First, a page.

The Vanguard, December 16
Jacqui Dark and Kanen Breen describe themselves as the “oddest of odd couples in opera in Australia”.
Colleagues at Opera Australia, she is a mezzo-soprano who has just played Meg Page in Verdi’s Falstaff in Melbourne and whose roles next year include Amneris in Handa Opera on Sydney Harbour: Aida; he is a tenor best known for comic and character roles, who starts next year as Monostatos in The Magic Flute in Sydney.
Off-stage they have a close relationship, which they have discussed openly in recent media interviews, as a straight woman and gay man raising a son together (though he is not the biological father).
Now, as Strange Bedfellows, they are performing in their first cabaret show together, Under the Covers, which celebrates their relationship and gives vent to their wicked sense of humour and broad musical taste.
Clad in skimpy, sexy outfits, the prevailing vibe is 1930s Weimar cabaret: dark, decadent and deliciously bawdy. It’s pretty out-there on a couple of occasions, with a song about a paedophile watching a young girl on a slide and another about a ménage à trois involving a family pet, but mostly it’s full of mischievous fun.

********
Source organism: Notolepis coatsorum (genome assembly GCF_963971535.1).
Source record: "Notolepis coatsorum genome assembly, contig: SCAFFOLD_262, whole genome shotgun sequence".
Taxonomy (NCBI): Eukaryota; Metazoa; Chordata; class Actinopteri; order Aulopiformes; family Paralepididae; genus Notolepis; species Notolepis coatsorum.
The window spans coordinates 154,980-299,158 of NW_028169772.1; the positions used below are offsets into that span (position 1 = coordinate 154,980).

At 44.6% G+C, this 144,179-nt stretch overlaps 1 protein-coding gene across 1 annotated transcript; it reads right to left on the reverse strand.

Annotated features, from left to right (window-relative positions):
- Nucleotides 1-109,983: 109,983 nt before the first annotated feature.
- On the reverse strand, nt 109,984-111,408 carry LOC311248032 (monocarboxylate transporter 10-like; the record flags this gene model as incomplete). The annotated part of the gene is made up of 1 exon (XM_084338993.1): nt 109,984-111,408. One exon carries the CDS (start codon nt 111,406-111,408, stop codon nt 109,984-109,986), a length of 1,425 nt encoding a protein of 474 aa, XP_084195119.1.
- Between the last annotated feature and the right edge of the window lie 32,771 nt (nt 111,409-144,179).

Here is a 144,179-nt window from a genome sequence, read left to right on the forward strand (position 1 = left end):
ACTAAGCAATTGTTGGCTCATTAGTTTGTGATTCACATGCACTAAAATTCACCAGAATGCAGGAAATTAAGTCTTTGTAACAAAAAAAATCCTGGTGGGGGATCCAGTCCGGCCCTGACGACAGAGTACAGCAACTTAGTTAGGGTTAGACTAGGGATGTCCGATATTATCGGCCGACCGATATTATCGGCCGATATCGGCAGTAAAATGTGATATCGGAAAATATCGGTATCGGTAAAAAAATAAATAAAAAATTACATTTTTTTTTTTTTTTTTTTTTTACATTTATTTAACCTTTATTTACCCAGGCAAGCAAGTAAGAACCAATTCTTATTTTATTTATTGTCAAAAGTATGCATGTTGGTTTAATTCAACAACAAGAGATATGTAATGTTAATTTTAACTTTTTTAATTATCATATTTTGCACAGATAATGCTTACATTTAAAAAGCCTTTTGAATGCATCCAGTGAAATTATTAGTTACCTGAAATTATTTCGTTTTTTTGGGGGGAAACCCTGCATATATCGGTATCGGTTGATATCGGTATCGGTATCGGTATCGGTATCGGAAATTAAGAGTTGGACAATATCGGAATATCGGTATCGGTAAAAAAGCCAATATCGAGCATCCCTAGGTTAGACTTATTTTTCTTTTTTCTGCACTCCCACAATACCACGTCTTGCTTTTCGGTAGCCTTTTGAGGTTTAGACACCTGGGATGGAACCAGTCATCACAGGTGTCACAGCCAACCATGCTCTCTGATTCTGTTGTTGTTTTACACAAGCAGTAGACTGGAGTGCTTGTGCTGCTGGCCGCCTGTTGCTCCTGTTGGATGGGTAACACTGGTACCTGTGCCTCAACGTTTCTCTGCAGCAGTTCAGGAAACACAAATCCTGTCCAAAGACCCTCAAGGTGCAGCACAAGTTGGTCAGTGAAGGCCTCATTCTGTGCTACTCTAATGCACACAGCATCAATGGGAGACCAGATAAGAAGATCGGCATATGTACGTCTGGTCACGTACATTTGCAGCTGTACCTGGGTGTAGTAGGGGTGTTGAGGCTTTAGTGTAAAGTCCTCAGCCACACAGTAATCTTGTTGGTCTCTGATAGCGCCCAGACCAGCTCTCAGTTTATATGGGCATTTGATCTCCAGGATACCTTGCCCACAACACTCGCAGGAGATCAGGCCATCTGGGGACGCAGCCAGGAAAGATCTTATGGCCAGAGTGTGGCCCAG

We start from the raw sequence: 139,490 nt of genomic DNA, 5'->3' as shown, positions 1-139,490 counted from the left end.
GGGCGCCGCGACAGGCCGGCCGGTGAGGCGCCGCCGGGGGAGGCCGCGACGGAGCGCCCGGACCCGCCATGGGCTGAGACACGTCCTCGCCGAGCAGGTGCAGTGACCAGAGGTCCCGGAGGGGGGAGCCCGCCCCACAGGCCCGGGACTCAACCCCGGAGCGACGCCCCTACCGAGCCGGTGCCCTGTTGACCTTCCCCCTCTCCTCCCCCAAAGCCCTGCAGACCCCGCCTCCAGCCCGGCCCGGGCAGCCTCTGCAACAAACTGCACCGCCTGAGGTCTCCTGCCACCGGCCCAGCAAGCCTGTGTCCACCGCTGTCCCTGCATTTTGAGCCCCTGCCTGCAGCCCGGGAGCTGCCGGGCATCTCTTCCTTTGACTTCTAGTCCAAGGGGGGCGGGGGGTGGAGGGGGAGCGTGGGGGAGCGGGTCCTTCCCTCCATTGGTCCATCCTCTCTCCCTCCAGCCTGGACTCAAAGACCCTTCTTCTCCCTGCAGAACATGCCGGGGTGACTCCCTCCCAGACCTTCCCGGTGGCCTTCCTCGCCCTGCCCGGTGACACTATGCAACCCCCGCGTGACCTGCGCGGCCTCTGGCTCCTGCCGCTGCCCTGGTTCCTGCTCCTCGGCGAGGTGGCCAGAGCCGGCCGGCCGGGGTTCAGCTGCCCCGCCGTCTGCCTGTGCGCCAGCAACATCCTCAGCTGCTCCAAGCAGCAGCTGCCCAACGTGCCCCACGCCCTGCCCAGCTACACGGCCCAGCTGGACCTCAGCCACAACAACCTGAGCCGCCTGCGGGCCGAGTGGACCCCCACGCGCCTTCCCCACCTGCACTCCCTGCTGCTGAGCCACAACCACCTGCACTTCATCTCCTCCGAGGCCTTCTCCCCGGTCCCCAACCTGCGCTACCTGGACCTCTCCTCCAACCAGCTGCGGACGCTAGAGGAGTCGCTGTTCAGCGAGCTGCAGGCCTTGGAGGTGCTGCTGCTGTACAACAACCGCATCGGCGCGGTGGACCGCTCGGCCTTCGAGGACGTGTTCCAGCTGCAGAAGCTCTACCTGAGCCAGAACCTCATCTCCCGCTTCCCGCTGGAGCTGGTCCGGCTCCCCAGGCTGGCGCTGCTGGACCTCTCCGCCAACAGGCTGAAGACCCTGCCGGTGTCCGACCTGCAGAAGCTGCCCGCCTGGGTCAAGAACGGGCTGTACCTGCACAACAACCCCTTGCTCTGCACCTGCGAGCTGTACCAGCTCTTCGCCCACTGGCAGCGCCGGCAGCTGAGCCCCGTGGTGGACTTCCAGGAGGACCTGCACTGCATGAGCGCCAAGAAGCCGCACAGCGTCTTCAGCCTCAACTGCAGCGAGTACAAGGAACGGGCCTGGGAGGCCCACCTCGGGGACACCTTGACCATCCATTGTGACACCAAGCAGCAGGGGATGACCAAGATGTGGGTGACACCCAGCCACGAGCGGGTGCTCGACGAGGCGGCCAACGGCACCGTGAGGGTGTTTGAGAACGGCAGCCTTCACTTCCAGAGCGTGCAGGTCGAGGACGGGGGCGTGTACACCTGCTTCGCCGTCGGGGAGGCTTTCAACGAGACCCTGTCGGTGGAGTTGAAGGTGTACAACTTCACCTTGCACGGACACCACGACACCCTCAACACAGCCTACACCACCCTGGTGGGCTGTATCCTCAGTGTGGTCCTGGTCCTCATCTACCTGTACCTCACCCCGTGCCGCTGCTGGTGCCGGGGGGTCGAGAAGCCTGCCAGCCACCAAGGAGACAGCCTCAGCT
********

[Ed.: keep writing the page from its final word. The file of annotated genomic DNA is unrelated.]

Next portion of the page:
Under the musical direction of Daryl Wallis, resplendent in sparkling red jacket on the keyboard, they’ve chosen a wonderful eclectic choice of repertoire ranging from Amanda Palmer to Jacques Brel and Kurt Weill with smatterings of INXS, Tiny Tim, Rolf Harris (Jake the Peg) and a few operatic references.
Naturally they both sing superbly. Highlights for me included the more personal moments: Breen’s take on Is That All There Is? about growing up as a gay man and a song that Dark wrote about trying to get pregnant using IVF.
The show would be even better if it had a slightly stronger framework, and if their patter early on gave us the chance to get to know them a little better and therefore connect with them more – particularly for those who don’t know a great deal about them.
However, they both exude oodles of stage presence. Dark is warmly engaging, while Breen with his fascinatingly complex, ambiguous charisma is absolutely in his element.
They ended the show touchingly with Rickie Lee Jones’s We Belong Together to rapturous applause. Under the Covers won’t be to everyone’s taste but for those who love a little salacious fun allied with wonderful musicianship it’s a great night out.
Strange Bedfellows: Under the Covers returns to The Vanguard in Sydney on January 3 & 4, then plays at the Butterfly Club in Melbourne, February 18–22.